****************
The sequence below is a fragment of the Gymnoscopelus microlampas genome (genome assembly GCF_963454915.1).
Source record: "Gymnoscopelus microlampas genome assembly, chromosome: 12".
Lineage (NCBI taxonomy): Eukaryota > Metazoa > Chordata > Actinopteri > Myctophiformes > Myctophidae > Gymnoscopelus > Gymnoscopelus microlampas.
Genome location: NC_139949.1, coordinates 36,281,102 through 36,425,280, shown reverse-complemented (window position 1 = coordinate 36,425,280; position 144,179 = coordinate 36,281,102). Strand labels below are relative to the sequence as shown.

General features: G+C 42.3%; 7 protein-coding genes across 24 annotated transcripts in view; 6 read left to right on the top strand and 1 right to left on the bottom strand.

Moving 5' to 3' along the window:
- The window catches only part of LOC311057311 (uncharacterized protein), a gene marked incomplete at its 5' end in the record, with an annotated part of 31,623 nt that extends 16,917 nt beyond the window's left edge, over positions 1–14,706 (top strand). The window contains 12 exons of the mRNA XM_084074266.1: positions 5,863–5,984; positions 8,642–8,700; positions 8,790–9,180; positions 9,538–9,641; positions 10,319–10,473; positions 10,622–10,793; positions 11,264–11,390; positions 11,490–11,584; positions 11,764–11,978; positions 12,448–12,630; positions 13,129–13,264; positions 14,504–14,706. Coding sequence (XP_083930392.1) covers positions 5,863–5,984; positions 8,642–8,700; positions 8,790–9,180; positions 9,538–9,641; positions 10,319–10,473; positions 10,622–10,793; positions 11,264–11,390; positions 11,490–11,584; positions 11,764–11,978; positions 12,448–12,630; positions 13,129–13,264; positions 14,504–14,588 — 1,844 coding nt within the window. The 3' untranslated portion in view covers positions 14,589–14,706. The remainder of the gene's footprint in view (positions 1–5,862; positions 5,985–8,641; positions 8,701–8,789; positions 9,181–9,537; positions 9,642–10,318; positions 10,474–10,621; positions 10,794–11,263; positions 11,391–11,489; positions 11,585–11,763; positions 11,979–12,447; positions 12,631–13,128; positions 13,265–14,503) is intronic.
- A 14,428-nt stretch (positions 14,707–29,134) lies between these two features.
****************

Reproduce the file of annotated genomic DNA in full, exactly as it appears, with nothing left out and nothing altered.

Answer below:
The sequence below is a fragment of the Gymnoscopelus microlampas genome (genome assembly GCF_963454915.1).
Source record: "Gymnoscopelus microlampas genome assembly, chromosome: 12".
Lineage (NCBI taxonomy): Eukaryota > Metazoa > Chordata > Actinopteri > Myctophiformes > Myctophidae > Gymnoscopelus > Gymnoscopelus microlampas.
Genome location: NC_139949.1, coordinates 36,281,102 through 36,425,280, shown reverse-complemented (window position 1 = coordinate 36,425,280; position 144,179 = coordinate 36,281,102). Strand labels below are relative to the sequence as shown.

General features: G+C 42.3%; 7 protein-coding genes across 24 annotated transcripts in view; 6 read left to right on the top strand and 1 right to left on the bottom strand.

Moving 5' to 3' along the window:
- The window catches only part of LOC311057311 (uncharacterized protein), a gene marked incomplete at its 5' end in the record, with an annotated part of 31,623 nt that extends 16,917 nt beyond the window's left edge, over positions 1–14,706 (top strand). The window contains 12 exons of the mRNA XM_084074266.1: positions 5,863–5,984; positions 8,642–8,700; positions 8,790–9,180; positions 9,538–9,641; positions 10,319–10,473; positions 10,622–10,793; positions 11,264–11,390; positions 11,490–11,584; positions 11,764–11,978; positions 12,448–12,630; positions 13,129–13,264; positions 14,504–14,706. Coding sequence (XP_083930392.1) covers positions 5,863–5,984; positions 8,642–8,700; positions 8,790–9,180; positions 9,538–9,641; positions 10,319–10,473; positions 10,622–10,793; positions 11,264–11,390; positions 11,490–11,584; positions 11,764–11,978; positions 12,448–12,630; positions 13,129–13,264; positions 14,504–14,588 — 1,844 coding nt within the window. The 3' untranslated portion in view covers positions 14,589–14,706. The remainder of the gene's footprint in view (positions 1–5,862; positions 5,985–8,641; positions 8,701–8,789; positions 9,181–9,537; positions 9,642–10,318; positions 10,474–10,621; positions 10,794–11,263; positions 11,391–11,489; positions 11,585–11,763; positions 11,979–12,447; positions 12,631–13,128; positions 13,265–14,503) is intronic.
- A 14,428-nt stretch (positions 14,707–29,134) lies between these two features.